Thursday, October 20, 2016

Review: If the Spirit is Willing by H.D. Nels

if the spirit is willingTitle ~ If the Spirit is Willing

Author ~ H.D. Nels

Publisher ~ JMS Books

Published ~ 17th September 2016

Genre ~ Paranormal M/M Erotic Romance





When Martin Provost comes out to his family, his parents accept him but, surprisingly, his twin sister does not. On his way home, Martin’s car is hit by a truck that crosses into his lane. He survives the accident, but barely -- he is unresponsive.
Anthony Carsen is a widower trying to deal with his partner’s suicide. He lives near the scene of Martin’s accident and rushes to help, though he thinks he might be too late.
Though Martin’s body is in a coma, his spirit is drawn to Anthony, and soon the two fall in love. But Martin’s isn’t the only presence in Anthony’s home, and soon other spirits make their presences known.
Martin isn’t dead, but his life is fading fast. Can Anthony convince his spirit to return to his body? Will Anthony’s late partner leave him and Martin in peace to pursue their love? If the spirit is willing ...

 Cheryl’s Review

There are a lot of good things to be said about this book. It’s a sweet love story based on an interesting premise. There are a lot of strands that could be confusing but are woven together well. I have often criticised books where things link too neatly and that could have happened here, but in this case, I think it works.

My main gripe is that there is no emotional depth at all. This makes the characters come across as wooden, and I think that’s unfair to them because they are, or could be, very endearing characters. Even the ghosts are well rounded and I was particularly taken by Agnes.

There were lots of lovely touches and snippets of information – I particularly liked the one about how, when the Gulf Stream wanders close enough to Halifax, it brings fish from the Carribean. They’re little anecdotes that add nothing to the story but bring richness and help us see the character’s thought processes. Unfortunately, there weren’t enough of them to allow me to get a grip on the thought process of any of the characters, which did make them a bit samey and that’s a shame.

I found the plotline fresh and interesting. The pacing of the story was good and kept me interested throughout. However, there was an issue with setting in time. I found myself getting frustrated that things were happening too fast, for example the talks about taking Martin off life support, then discovering that when I thought only days had passed, it had actually been weeks. This pulled me out of the story more than once.

Overall, the characters were consistent, but I did find dialogue strained sometimes and the characters occasionally came out with things that made me think, would they really have said that? These are all young, professional people who seem bubbly and fun, so would they really say things like “even your spirit exudes genuine character”? I don’t know, maybe that’s the way twenty-seven-year-olds speak. It’s been a while since I was there.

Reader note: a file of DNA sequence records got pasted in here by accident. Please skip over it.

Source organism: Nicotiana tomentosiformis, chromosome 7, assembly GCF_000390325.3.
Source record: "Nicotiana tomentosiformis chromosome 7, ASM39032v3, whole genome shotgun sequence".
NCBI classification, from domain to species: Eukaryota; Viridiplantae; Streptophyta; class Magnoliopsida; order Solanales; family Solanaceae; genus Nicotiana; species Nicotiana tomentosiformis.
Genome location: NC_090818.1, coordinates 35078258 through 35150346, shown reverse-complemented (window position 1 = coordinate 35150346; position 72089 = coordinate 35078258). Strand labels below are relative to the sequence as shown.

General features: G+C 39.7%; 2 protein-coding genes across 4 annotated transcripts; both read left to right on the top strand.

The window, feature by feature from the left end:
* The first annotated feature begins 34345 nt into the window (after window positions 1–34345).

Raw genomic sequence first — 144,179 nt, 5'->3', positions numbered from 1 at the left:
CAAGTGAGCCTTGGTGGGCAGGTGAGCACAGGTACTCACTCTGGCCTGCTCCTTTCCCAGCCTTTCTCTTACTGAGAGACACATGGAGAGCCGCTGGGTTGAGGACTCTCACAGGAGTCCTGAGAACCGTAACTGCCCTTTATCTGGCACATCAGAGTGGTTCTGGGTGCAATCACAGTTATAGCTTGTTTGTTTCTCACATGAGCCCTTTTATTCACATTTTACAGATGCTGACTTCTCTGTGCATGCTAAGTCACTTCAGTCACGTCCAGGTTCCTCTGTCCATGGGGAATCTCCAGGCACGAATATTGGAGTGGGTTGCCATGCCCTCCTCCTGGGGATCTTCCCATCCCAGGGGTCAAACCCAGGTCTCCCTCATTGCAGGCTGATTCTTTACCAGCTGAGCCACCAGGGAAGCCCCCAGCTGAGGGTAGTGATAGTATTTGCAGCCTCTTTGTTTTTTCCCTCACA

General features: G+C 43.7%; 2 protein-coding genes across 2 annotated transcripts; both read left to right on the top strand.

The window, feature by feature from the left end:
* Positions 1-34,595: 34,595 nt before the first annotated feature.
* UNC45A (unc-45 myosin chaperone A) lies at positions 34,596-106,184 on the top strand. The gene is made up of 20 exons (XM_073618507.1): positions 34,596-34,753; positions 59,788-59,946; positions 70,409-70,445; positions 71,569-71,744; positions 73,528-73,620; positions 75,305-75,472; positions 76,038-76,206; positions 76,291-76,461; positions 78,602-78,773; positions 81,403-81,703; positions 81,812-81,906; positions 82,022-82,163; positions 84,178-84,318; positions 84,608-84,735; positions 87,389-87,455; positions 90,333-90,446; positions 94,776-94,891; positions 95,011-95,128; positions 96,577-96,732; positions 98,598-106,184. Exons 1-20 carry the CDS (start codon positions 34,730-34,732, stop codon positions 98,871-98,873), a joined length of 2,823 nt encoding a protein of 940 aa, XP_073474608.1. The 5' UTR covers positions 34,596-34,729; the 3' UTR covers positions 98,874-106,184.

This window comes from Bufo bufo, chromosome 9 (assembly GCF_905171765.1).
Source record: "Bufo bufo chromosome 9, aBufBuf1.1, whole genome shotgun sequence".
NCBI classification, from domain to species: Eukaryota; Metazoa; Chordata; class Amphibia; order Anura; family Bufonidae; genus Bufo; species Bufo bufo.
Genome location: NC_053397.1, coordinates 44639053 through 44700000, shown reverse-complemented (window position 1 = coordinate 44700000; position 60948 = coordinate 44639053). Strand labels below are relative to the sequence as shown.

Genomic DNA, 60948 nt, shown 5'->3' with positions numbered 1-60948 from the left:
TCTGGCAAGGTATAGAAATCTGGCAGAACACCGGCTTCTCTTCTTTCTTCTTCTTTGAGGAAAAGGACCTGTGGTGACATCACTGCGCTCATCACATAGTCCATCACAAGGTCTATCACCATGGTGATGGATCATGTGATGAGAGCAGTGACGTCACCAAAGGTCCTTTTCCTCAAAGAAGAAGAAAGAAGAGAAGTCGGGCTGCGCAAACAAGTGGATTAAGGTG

I wanted to like this book because I enjoyed the story so much. It really is something new and could be exciting, but the writer lets the characters down in not giving them space to explore their emotional side. A lot goes on under the surface and nowhere is any more than lip service given to how the characters actually felt about things, and always at a distance. I could forgive the head hopping, the sometimes stilted dialogue and the timing issues if only there was more warmth, more up-close-and-personal genuine emotion going on.

One example. Martin is boss of a small company where he becomes aware homophobia is raising its evil head. Martin decides to come out at work and that he should come out to his family first. This was presented in a very business-like way. There was no mention of how he felt about it. Was he nervous, worried about how his parents would react? Or was he confident he’d be accepted? The was a brief mention he was nervous in the car on the way to his parents’ home but nothing at all through the meal and in the lead up to the event – or non-event. His parents accepted immediately but his twin sister didn’t. There was absolutely no emotional fall-out. He had a very brief conversation which involved what would his sister tell her friends who had the hots for him, no tears or tantrums, raised voices or gut wrenching disappointment, anger or grief. It felt like he shrugged, said “Oh well then,” and left.

There were so many missed opportunities for drama and nice touches to give depth and take away the stiffness, but I felt I was kept at a distance the whole time, as if I were the ghost, seeing things happening but not being able to engage.

That being said this was certainly not a bad book. As I mentioned, I really enjoyed the story and it’s a sweet romance with a lot of nice touches. What didn’t cut it for me might be the making of it for someone else. If you’re looking for an easy read, with some drama, a good story and a sweet romance, and are willing to forego deep emotional connection then this may very well be the book for you.

One thing that did come through strongly was that the author was fond of the characters and wrote them with affection. This gives the story some warmth, which it wouldn’t otherwise have had.

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